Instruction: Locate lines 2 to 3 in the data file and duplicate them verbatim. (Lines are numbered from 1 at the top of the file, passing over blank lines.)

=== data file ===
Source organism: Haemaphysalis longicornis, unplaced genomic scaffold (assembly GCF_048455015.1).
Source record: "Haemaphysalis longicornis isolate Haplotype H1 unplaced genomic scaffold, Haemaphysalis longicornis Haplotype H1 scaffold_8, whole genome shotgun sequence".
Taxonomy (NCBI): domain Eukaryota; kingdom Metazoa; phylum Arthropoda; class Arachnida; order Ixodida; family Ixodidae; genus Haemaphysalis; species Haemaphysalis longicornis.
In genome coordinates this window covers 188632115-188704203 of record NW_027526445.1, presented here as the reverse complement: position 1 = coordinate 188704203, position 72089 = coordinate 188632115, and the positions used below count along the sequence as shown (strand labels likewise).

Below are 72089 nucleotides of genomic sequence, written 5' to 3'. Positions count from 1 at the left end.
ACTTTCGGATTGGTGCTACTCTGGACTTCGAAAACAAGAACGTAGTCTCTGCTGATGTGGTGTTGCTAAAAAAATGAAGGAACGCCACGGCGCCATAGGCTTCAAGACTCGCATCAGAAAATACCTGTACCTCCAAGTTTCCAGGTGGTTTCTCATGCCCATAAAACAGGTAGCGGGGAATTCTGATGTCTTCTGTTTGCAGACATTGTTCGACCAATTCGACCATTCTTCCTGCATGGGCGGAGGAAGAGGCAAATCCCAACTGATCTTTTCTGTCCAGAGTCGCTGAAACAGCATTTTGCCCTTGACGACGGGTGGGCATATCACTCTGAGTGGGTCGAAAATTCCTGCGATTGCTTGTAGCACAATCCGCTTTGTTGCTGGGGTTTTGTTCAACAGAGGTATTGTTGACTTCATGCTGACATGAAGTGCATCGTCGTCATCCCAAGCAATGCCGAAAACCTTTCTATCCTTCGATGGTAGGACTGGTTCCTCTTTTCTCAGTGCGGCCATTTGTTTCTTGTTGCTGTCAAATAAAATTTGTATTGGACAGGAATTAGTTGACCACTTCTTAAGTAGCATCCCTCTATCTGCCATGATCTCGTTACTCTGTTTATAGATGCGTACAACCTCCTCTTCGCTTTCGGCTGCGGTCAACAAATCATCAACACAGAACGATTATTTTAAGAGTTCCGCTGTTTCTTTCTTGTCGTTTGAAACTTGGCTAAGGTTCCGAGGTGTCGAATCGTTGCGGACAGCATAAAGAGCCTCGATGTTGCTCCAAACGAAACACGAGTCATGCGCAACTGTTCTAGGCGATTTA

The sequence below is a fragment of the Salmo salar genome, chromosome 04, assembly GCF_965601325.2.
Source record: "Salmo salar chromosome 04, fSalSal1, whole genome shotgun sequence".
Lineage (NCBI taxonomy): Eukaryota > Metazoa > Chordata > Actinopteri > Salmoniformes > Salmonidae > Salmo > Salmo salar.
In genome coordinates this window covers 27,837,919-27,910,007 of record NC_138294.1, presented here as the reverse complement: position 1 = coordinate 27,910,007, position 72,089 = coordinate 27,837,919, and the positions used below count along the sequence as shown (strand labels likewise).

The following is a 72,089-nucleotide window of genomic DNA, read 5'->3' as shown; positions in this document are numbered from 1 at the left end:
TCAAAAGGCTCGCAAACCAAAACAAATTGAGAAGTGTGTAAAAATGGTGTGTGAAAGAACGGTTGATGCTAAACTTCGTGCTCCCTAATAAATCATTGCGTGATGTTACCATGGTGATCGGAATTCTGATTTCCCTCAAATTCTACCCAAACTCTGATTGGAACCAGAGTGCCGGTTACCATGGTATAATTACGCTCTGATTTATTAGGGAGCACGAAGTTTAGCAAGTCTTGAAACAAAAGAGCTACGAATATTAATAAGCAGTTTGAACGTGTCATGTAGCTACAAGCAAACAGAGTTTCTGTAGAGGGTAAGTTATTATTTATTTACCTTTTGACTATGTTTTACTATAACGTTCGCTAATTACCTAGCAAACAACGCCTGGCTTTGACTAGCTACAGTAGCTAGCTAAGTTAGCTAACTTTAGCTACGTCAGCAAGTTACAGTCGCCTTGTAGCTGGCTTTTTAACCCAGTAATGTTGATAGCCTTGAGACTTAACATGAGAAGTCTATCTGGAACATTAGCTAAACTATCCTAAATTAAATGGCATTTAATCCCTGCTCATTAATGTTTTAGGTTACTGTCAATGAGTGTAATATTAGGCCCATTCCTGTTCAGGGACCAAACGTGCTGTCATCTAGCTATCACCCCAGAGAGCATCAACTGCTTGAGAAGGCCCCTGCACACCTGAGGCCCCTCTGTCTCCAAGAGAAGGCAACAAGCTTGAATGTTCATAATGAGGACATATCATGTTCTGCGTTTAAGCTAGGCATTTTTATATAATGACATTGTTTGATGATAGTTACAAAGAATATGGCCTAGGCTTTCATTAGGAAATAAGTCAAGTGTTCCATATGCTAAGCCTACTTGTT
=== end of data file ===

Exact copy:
Source record: "Haemaphysalis longicornis isolate Haplotype H1 unplaced genomic scaffold, Haemaphysalis longicornis Haplotype H1 scaffold_8, whole genome shotgun sequence".
Taxonomy (NCBI): domain Eukaryota; kingdom Metazoa; phylum Arthropoda; class Arachnida; order Ixodida; family Ixodidae; genus Haemaphysalis; species Haemaphysalis longicornis.